You’ve read all the books and watched all the Youtube videos but you still don’t know where to start. Sometimes, when it comes to your personal finances, it can be hard to apply generic advice. And that’s probably why you’re asking the question: do I need a financial advisor?
Table of contents
- Is it really necessary to have a financial advisor? How to know
- When don’t you need a financial advisor?
- Expert tip
- Types of financial advisors
- What type of advisory services do financial advisors offer?
- How much does a financial advisor cost?
- What to look for in a financial advisor: 5 Question to ask
- Where can I find a financial advisor?
- Are financial advisors the same as investment advisors?
- How a financial planner is different from a financial advisor
- Is it okay not to have a financial advisor?
- Is it better to have a financial advisor or do it yourself?
- Do you need a financial advisor if you don’t have a lot of money?
- What types of financial advisors should you avoid?
- Article related to financial advice
- Do you need a financial advisor? Leverage these tips to decide!
Financial advisors are financial professionals that guide clients, using their expertise, on what to do with their money and how to meet their long-term goals. To offer this, many advisors complete specific training and hold professional certifications.
Maybe you’re in a bit of a financial fix or have bad money habits. Or perhaps things have been going really well, and you want your money to work a little harder for you.
Either way, this article will take a deep dive into what it takes to work with financial advisors. You’ll learn about the different types of advisors, what they do, and when you might need them.
Is it really necessary to have a financial advisor? How to know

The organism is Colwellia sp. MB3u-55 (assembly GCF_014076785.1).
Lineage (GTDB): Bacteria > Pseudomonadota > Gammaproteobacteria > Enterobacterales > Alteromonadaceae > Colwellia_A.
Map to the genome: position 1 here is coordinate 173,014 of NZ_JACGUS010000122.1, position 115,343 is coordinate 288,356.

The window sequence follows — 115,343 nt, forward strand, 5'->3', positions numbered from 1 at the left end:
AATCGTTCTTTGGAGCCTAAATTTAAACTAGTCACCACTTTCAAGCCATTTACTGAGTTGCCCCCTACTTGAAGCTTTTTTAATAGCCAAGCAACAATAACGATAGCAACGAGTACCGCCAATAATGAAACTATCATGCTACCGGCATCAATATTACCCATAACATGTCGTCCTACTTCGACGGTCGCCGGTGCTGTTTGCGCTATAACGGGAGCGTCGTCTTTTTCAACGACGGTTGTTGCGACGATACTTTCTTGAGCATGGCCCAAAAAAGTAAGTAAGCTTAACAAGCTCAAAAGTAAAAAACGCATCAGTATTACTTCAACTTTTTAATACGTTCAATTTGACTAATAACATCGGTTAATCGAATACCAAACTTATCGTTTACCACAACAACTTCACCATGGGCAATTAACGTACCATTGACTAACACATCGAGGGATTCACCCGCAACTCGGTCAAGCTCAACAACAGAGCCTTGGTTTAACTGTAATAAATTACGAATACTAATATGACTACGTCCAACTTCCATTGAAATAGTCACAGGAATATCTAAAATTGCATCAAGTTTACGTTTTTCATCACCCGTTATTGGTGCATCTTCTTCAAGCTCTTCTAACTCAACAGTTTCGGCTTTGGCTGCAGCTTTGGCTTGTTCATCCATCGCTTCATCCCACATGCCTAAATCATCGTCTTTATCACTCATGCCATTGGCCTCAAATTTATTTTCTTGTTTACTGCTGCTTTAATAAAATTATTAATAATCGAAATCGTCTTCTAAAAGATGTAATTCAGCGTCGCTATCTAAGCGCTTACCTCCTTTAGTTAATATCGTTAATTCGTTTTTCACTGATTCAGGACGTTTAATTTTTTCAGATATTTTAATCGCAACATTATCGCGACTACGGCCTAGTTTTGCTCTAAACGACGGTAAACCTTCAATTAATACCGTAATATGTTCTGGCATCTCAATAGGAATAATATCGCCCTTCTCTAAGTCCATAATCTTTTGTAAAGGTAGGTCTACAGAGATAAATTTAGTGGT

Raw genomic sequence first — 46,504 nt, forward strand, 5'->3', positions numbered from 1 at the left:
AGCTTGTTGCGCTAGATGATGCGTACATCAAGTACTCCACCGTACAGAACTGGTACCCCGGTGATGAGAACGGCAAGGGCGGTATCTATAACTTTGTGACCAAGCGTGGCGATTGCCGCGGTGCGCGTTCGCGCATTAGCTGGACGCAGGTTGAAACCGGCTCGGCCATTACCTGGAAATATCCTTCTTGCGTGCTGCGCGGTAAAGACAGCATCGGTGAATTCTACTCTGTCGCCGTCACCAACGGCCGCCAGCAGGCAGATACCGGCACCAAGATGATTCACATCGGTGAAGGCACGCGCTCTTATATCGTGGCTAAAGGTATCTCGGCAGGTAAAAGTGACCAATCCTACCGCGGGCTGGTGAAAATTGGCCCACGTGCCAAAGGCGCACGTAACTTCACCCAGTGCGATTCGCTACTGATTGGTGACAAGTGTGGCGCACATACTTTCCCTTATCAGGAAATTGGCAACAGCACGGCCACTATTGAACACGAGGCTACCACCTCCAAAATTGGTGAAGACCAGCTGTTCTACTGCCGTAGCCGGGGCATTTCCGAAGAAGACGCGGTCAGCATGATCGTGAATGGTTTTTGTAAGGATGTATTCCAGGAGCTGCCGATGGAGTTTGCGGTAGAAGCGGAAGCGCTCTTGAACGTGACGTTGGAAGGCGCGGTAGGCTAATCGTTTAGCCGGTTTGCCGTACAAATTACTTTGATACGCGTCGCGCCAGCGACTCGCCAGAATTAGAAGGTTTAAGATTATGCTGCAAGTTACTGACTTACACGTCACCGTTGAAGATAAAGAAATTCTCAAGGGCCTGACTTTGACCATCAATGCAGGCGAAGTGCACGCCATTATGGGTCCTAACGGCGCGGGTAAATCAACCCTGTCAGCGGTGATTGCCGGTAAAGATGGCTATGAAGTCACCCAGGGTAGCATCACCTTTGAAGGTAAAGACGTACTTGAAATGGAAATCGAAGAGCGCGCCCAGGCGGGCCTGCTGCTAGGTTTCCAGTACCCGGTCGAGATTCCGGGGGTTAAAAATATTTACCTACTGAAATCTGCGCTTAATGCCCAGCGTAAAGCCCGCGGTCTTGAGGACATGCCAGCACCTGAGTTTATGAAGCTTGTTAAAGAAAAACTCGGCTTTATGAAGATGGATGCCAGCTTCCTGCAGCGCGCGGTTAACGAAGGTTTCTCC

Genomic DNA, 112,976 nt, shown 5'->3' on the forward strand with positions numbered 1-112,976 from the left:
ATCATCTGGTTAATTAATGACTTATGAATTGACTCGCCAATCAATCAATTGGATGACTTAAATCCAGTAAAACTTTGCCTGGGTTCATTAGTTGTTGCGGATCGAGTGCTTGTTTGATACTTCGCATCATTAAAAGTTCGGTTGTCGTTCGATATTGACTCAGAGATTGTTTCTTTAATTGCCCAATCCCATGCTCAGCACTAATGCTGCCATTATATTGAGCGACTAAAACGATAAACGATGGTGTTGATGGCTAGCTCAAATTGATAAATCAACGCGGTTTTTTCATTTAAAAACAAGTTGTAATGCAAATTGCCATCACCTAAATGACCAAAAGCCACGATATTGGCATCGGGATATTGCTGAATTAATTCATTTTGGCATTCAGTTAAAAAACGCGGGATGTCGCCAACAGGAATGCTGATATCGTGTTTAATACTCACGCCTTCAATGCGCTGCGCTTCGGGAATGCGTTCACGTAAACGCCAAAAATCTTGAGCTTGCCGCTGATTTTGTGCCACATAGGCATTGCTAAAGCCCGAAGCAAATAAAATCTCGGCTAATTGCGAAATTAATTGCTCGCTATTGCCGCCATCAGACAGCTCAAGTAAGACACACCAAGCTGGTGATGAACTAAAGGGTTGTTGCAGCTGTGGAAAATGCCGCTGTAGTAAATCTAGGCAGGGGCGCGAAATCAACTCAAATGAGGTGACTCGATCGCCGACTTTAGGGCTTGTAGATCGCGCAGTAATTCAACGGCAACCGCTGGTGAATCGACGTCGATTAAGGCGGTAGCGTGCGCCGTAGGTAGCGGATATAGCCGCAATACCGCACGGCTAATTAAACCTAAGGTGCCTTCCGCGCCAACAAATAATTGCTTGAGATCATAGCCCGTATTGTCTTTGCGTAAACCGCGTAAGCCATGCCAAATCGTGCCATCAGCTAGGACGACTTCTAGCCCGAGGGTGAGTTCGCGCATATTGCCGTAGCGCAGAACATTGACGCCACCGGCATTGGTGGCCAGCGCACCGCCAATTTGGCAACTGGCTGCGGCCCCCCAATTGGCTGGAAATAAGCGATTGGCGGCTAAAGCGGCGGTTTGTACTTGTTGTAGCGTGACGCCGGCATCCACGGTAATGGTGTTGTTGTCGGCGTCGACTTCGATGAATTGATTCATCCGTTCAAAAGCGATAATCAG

Hiring a financial advisor can be costly. So let’s first answer the question, “Do I need a financial advisor?”.
There are some life situations when you should definitely seek professional guidance. These include the following:
You can’t figure out your personal finances on your own
For some people, managing money is more than a chore. You might fall into this category if you’re already asking the question do I need a financial advisor? And that’s OK.
We all have activities where we shine and others not so much. Some people love cooking, doing dishes, or creating art. Others love managing money.
If you don’t fall into this last bucket, you’re one of many, and hiring a financial advisor is probably a wise move.
When you’re just starting out on your personal finance journey
If you’re new to understanding how to set intentions for your finances, it can be overwhelming. You can learn about the stock market, bonds, budgeting, retirement planning, and saving. The list is endless. So, financial advisors do help un-muddy the waters for you.
When should you get a financial advisor? It is often a good idea to seek professional financial advice as a beginner. Remember, though, that it can cost you hundreds of dollars and more.
With access to information online, it is advisable to do your own financial research first. If you’re still stumped, then you can take the leap and hire an expert.
You have complex financial considerations
If your finances aren’t straightforward, when should you get a financial advisor? Perhaps you’re dealing with major life changes, such as finding out how to prepare for divorce or bereavement.
In cases like these, outside counsel can help you navigate money worries and major life events. These can include complex family matters, multiple financial accounts, or managing cash flow from multiple sources of income.
At any time in your life, whether you’re in your 30s, 40s, or beyond, you may have a major life change, and your finances could look different. It could be anything from a large pay raise to a new baby to sudden monthly expenses.